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HIS 205 - Historical Inquiry


Finding sources is only the first part of the research process. Once you locate sources, you need to be able to evaluate them to see if they're appropriate not only for a college paper but for your paper.

This is mostly about applying critical thinking skills and common sense.

Evaluate by applying the TAAP test

Confirming that a Journal is Peer-reviewed

Want to find out if a particular journal is peer reviewed? You can look up the journal title (not the article title) in UlrichsWeb Global Serials Directory.

ulrichs web logo

Once you find an entry for the journal title in UlrichsWeb, look at the symbols on the left and see if there is a symbol for a referee shirt like those worn by sports referees:

referee jersey

If you find this symbol that means the journal is refereed, which is another way of saying it is peer reviewed.

Things to Watch Out For

  • Self-published material (this means it hasn't been edited or reviewed by someone else)
  • No author named
  • Inflammatory or emotional language
  • Statistics, facts, or research referred to but not cited
  • Opinions presented as fact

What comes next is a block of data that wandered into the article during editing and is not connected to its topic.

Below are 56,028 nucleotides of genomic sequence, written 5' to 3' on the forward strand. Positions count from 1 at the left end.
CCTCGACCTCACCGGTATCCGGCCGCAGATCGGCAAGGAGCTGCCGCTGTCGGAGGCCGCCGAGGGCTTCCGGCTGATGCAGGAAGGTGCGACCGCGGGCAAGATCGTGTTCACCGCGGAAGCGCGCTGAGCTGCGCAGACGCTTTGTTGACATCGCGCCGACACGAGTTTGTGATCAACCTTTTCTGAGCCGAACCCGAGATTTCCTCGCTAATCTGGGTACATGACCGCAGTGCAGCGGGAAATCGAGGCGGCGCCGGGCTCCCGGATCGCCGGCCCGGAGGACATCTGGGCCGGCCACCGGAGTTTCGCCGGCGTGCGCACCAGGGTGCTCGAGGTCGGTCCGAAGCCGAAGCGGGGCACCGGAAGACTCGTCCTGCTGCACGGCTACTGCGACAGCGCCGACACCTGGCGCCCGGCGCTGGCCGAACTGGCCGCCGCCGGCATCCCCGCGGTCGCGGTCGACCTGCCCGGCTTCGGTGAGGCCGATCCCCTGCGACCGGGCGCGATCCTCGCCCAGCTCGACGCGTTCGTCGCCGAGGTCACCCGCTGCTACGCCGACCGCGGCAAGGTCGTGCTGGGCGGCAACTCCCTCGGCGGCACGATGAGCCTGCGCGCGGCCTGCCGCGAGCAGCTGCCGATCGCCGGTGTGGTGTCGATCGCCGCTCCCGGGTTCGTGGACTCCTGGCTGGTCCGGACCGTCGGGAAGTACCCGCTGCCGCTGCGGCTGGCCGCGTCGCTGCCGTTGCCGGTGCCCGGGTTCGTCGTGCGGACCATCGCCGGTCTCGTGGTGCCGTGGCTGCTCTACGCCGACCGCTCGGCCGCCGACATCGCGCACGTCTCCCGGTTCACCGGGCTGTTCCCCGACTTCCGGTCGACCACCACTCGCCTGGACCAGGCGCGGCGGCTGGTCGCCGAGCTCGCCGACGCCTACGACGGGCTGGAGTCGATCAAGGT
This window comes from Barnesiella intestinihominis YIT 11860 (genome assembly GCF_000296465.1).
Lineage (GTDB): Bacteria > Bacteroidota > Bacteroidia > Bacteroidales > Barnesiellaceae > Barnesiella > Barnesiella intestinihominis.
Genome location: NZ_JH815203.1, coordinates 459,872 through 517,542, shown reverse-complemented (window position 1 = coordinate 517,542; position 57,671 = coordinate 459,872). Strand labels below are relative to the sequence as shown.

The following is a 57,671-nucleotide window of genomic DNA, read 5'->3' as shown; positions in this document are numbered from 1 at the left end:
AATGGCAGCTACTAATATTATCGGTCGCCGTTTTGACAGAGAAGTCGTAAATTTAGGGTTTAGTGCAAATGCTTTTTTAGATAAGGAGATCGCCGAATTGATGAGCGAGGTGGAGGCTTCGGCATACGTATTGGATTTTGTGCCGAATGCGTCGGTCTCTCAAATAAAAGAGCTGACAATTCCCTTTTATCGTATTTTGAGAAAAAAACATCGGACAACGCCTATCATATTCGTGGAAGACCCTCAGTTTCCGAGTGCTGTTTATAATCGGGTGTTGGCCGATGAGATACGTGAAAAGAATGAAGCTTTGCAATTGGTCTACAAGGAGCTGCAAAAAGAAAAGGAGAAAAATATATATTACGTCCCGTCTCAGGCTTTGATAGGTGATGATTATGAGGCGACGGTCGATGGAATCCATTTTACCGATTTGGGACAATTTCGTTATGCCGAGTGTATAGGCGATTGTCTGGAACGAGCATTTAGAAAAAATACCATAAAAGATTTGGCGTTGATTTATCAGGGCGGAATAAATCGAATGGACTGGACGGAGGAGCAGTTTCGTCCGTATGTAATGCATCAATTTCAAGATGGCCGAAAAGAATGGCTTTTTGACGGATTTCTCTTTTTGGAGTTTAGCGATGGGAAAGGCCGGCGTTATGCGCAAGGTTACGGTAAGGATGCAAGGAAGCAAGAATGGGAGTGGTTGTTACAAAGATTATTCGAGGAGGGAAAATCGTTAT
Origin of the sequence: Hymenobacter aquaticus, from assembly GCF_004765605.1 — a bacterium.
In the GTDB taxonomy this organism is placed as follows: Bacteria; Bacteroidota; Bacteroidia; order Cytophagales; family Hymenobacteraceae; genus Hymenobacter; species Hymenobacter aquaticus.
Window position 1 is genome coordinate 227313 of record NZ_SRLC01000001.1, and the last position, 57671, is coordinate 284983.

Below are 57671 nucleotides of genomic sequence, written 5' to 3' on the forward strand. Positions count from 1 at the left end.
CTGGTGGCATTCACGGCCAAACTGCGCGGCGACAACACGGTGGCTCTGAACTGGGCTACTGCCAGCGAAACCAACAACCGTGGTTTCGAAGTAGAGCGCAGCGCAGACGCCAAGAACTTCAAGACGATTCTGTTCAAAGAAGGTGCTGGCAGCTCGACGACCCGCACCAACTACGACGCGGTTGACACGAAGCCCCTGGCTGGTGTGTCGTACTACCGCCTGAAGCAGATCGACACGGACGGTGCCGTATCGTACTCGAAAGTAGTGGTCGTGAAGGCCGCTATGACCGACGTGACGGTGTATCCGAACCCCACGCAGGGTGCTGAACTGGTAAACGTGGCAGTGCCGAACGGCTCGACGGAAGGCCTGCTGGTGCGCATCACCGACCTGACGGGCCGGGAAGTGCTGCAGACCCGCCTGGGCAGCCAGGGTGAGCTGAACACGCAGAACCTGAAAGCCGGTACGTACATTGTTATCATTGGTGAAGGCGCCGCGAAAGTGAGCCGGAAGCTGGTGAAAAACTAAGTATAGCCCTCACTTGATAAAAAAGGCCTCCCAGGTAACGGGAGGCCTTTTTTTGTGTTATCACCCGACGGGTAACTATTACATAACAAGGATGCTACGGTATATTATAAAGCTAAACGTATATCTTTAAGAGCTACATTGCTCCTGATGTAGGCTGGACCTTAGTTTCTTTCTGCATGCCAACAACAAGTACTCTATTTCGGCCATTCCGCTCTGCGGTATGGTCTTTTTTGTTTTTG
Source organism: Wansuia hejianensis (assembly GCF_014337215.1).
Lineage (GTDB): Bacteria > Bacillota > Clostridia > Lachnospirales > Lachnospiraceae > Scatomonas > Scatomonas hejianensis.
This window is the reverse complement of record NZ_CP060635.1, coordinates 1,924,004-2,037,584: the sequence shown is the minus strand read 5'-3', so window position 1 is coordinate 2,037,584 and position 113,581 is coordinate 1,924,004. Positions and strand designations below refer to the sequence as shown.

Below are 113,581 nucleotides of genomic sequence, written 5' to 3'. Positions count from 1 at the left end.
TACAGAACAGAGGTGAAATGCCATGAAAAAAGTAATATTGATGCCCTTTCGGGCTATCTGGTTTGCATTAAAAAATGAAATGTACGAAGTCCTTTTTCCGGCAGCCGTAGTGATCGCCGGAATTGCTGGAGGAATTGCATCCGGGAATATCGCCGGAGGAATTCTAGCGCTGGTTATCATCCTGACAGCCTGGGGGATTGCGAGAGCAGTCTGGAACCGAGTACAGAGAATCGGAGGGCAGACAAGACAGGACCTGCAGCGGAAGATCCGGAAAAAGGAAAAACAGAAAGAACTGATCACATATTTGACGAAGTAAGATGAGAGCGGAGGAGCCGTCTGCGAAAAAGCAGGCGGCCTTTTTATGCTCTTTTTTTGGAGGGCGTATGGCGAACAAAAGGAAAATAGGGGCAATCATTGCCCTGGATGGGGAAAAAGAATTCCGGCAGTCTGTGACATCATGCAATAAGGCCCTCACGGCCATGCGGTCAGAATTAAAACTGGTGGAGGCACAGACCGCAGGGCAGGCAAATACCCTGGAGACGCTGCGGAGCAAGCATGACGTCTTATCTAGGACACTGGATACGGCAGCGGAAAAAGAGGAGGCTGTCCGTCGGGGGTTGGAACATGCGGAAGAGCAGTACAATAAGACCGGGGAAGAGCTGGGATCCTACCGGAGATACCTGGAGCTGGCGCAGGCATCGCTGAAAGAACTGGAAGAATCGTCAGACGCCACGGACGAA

• Statements/conclusions that contradict other credible sources

ART: Authorship, Relevance, Timeliness


  • When was the source written relative to the events it discusses?
  • Has the information been revised or updated?
  • Is the information current or out-of-date for your topic?



  • Who is the author/publisher/source?
  • What are the author's qualifications to write on the topic?
  • Is there contact information, such as a publisher or email address?
  • What does the URL extension reveal about the author or source? (.com, .edu, .gov, .org, .net, .mli, .jobs, .biz)


  • Does the author cite their sources?
  • Is the information supported by evidence?
  • Has the information been reviewed or refereed?


  • Do the authors/sponsors make their intention or purpose clear?
  • Is the information Fact? Opinion? Propaganda?